During a disciplinary hearing, the girl was cross-examined by the accused student’s lawyer, who had to be told to “tone it down.” A lawyer for the school district also questioned the girl, concluding that he believed the encounter was consensual because she “did not scream louder and louder as this was going on.” Found to have violated the sexual misconduct policy, the girl was suspended — twice.
A county spokeswoman referred to the district’s motion to dismiss the lawsuit, in which it argued the school district did not violate Title IX because it investigated and determined the sex was consensual.
In another case, parents are suing the Washington Public Schools in Oklahoma, where they say their middle-school son had been assaulted three times over 18 months by his male peers, who shoved their fingers in his rectum in a classroom and locker room. Administrators called it “horseplay” but admitted they would have called the police if the same action had been done to a girl. When the parents asked the administrators to take action, the principal, who was also the athletic director, asked, “What do you want me to do — hold his hand?”
County officials did not respond to a request for comment.
Jesse Binnall, a lawyer representing an accused student in a Title IX lawsuit against Fairfax County Schools in Virginia, said that there are even fewer due process protections at the K-12 level than in college, but school disciplinary decisions are more consequential for younger students.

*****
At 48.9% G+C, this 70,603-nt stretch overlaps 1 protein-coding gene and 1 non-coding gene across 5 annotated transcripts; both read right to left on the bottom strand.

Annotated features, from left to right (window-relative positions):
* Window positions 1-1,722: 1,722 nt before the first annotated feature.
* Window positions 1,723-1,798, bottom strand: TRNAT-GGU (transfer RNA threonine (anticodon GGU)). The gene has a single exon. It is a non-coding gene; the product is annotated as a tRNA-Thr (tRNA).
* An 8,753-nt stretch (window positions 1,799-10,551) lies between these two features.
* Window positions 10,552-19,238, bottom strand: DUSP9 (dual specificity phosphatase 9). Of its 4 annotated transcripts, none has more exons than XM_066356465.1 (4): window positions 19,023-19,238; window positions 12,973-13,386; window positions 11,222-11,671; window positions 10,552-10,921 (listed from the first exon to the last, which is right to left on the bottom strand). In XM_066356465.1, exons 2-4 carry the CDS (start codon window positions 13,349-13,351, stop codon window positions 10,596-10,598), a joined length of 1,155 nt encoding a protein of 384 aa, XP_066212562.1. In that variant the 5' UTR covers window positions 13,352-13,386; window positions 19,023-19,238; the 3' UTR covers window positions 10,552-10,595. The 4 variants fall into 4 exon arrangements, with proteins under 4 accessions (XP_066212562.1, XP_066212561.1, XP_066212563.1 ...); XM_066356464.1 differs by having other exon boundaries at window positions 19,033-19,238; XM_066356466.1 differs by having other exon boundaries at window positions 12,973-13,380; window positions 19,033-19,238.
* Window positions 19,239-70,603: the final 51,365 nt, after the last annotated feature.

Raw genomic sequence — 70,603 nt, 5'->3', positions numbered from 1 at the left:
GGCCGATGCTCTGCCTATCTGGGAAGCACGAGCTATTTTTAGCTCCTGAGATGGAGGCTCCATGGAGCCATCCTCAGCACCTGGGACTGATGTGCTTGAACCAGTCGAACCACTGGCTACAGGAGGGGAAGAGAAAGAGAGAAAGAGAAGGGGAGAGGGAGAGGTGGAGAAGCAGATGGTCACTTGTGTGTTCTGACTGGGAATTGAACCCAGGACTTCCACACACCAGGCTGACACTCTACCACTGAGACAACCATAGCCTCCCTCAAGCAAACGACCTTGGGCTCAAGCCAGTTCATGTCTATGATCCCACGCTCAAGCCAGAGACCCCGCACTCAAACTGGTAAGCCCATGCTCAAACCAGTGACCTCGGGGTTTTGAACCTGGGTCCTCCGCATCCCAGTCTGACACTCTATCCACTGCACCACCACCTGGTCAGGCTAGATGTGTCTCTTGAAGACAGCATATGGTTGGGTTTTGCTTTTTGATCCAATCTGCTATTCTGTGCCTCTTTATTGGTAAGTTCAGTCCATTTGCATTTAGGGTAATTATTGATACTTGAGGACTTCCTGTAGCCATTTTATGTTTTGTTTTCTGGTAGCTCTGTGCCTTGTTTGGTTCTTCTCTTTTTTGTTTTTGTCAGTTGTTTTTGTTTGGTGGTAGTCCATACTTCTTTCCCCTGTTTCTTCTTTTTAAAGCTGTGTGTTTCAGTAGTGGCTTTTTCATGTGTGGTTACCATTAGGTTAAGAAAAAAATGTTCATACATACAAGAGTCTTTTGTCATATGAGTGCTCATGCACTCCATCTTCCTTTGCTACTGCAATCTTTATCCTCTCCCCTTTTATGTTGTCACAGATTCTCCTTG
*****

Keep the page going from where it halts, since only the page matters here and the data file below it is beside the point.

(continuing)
“This isn’t something you learn from and move on; this is almost worse than a felony conviction,” he said. “If you’re going to put something on somebody’s record, something that’s going to haunt them for the rest of their lives, you’d better be sure.”
In Mr. Binnall’s suit, an 18-year-old male student says the school district violated his rights when he was suspended after a girl accused him of hitting her buttocks. The suit said the student had little notice to prepare a defense in a disciplinary hearing and was not able to question the accuser or the witnesses. The suit also contends that school officials ignored key evidence, and even though video evidence exonerated him and a witness recanted, they did not waive their decision.
Officials in Fairfax County Schools, which is facing at least one other Title IX lawsuit, declined to comment on pending litigation. In 2014, the district settled an investigation with the Office for Civil Rights, which required it to improve its Title IX process. A spokesman said the district was complying with its federal agreement and federal laws and was “committed to continually improving our practices related to preventing and responding to sex discrimination within our schools.”